9 September 2020
Nobel laureate Svetlana Alexievich remains the last member of the Belarusian opposition’s Coordination Council at liberty in the country. She published an appeal addressed, among others, to the Russian intelligentsia.
The writer Svetlana Alexievich, the only Belarusian Nobel laureate and a member of the Presidium of the Coordination Council of the Belarusian Opposition, has published a statement on the website of the Belarusian PEN Centre, which she has headed since 2019.
At present, Alexievich is the only member of the Presidium of the Coordination Council who remains at liberty inside Belarus. The last remaining member of the presidium at liberty, Maksim Znak, was arrested today.
“There are no longer any of my like-minded friends on the presidium of the coordination council. Everyone is either in jail or has been thrown abroad. Today they took Maksim Znak, ” wrote Alexievich.
I also want to appeal to the Russian intelligentsia, let’s call it that according to the old custom. Why are you silent? We only hear rare voices of support. Why are you silent when you see a small proud people being trampled? We are still your brothers,” writes Alexievich.
She stressed that this is not about the uprising of a small group of people but of the entire country. “We did not plan a coup. We didn’t want to create a schism in the country. We wanted a dialogue to begin. Lukashenka says he won’t speak with the street but the street is thousands of people that come out on to the street every Sunday, every day. This is not the street, this is the people.”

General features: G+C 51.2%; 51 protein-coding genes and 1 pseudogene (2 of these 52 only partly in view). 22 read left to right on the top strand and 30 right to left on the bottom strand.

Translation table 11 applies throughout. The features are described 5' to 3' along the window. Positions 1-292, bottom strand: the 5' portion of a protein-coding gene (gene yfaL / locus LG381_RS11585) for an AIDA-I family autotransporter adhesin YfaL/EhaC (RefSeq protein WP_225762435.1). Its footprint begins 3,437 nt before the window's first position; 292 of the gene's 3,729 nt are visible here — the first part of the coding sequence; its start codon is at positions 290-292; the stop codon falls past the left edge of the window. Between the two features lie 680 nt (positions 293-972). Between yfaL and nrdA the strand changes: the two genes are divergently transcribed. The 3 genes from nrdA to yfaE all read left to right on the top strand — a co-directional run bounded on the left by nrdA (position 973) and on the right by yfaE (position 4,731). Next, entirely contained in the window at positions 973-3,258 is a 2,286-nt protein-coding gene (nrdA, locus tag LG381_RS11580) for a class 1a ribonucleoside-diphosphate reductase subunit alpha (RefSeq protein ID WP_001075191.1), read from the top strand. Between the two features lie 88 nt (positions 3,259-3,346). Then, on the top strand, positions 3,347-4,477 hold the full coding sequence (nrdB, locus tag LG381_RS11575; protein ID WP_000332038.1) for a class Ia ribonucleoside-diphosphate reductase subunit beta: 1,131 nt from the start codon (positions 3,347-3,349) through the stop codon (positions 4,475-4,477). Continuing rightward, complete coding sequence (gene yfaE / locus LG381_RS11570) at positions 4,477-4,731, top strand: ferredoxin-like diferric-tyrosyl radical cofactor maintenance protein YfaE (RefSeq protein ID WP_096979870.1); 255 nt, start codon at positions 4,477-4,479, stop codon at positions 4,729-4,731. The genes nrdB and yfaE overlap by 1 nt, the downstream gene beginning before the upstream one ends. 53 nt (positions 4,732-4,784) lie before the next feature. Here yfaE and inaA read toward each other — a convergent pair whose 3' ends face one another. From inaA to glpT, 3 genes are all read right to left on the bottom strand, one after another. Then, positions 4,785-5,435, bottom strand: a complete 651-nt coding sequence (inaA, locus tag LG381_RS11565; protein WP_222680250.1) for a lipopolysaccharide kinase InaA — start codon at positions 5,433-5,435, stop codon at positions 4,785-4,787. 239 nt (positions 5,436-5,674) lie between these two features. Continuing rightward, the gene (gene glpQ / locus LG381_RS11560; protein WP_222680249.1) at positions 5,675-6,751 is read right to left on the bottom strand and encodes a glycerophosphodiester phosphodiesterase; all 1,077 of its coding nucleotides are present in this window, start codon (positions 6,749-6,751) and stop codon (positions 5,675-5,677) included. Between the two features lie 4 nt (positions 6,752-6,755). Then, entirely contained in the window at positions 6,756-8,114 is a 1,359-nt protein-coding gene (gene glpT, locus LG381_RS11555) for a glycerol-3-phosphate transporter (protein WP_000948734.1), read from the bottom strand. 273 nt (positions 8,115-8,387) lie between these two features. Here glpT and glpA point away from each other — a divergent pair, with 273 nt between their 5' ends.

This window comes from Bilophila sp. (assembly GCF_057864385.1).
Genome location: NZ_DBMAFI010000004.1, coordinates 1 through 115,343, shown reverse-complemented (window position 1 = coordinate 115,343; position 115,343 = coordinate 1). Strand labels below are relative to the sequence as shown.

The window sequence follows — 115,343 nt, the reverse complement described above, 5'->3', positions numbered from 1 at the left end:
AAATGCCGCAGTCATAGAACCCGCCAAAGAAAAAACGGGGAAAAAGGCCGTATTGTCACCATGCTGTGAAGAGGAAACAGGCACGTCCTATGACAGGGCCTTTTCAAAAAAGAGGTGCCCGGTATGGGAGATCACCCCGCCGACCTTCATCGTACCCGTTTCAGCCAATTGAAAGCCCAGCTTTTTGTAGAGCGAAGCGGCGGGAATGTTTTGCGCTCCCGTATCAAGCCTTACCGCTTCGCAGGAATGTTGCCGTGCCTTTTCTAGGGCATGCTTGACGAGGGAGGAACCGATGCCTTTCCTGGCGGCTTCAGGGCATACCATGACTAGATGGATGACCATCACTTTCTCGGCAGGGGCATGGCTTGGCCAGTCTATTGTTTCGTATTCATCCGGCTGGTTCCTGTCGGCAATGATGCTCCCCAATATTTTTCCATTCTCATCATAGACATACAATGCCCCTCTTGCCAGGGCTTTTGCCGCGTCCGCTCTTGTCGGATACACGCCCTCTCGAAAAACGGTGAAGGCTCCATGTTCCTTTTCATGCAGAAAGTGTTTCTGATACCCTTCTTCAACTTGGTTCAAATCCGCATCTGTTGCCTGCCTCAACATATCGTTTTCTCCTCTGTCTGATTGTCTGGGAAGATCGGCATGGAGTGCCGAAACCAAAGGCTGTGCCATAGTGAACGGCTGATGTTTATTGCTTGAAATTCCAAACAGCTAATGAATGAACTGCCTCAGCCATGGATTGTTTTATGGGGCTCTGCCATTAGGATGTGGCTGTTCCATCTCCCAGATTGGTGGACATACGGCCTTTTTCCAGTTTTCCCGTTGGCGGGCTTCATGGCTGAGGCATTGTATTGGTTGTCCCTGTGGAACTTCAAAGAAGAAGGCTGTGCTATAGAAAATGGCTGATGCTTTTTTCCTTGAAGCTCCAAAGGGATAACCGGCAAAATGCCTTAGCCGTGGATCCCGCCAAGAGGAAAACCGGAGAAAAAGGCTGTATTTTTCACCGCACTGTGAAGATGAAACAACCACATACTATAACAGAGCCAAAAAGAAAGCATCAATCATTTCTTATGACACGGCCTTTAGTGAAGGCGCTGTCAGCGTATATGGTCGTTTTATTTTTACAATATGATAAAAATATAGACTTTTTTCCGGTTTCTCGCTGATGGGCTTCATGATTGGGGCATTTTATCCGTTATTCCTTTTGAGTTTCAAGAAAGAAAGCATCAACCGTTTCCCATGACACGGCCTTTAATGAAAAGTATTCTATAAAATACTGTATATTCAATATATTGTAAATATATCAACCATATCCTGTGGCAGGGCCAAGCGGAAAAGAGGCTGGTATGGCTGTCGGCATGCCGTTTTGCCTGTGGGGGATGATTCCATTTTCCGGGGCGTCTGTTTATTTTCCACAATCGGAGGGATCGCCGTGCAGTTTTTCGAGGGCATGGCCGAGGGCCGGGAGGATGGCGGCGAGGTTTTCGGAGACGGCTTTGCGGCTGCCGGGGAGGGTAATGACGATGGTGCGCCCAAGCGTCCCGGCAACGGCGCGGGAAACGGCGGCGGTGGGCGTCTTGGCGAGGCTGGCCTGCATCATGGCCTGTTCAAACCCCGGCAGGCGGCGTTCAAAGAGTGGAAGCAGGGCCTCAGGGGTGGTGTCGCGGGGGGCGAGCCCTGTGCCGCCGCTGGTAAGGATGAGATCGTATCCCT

Svetlana Alexievich is a Russian speaking writer. Among her most famous works are the The Unwomanly Face of War, Zinky Boys, and Chernobyl Prayer. In 2015, she won the Nobel Prize for literature. She has consistently supported the Belarusian opposition. Following the start of protests in August, Alexievich called for an end to the violence. On 12th August she demanded Lukashenka’s resignation, urging: ‘Leave before it’s too late, before you plunge the people into a terrible abyss, into the abyss of civil war. Leave.’.
On August 19th, Alexievich was elected to the presidium (governing body) of the opposition coordination council. However, she did not participate in meetings for health reasons. Despite this, the writer figures in a criminal prosecution for incitement of actions aimed at harming national security. The punishment under this article of the Belarus Criminal Code is up to five years in prison. During an interrogation by the Investigative Committee of Belarus, she refused to testify and remains a witness in the case.
On the morning of 9th September Alexievich reported that unknown persons had come to her house but that she refused to open the door to them. According to Tut.by, after that she asked journalists to gather at her house just in case.
Translated by Matthew Quigley